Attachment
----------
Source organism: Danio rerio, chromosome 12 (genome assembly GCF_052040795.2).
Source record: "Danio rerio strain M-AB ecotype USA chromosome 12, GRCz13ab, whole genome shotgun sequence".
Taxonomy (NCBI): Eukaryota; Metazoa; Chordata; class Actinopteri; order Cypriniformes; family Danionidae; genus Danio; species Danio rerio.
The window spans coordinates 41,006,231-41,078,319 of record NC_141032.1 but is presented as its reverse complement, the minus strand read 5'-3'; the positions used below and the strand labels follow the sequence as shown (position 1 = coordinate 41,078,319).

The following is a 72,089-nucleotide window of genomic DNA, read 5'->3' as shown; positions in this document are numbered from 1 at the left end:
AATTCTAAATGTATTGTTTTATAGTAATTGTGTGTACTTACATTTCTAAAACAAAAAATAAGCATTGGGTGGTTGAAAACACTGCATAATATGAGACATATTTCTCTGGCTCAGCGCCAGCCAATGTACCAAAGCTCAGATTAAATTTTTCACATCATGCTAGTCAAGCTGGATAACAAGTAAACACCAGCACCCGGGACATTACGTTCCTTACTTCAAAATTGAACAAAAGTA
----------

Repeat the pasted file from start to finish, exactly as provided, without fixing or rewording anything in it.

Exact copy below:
Source organism: Danio rerio, chromosome 12 (genome assembly GCF_052040795.2).
Source record: "Danio rerio strain M-AB ecotype USA chromosome 12, GRCz13ab, whole genome shotgun sequence".
Taxonomy (NCBI): Eukaryota; Metazoa; Chordata; class Actinopteri; order Cypriniformes; family Danionidae; genus Danio; species Danio rerio.
The window spans coordinates 41,006,231-41,078,319 of record NC_141032.1 but is presented as its reverse complement, the minus strand read 5'-3'; the positions used below and the strand labels follow the sequence as shown (position 1 = coordinate 41,078,319).

The following is a 72,089-nucleotide window of genomic DNA, read 5'->3' as shown; positions in this document are numbered from 1 at the left end:
AATTCTAAATGTATTGTTTTATAGTAATTGTGTGTACTTACATTTCTAAAACAAAAAATAAGCATTGGGTGGTTGAAAACACTGCATAATATGAGACATATTTCTCTGGCTCAGCGCCAGCCAATGTACCAAAGCTCAGATTAAATTTTTCACATCATGCTAGTCAAGCTGGATAACAAGTAAACACCAGCACCCGGGACATTACGTTCCTTACTTCAAAATTGAACAAAAGTA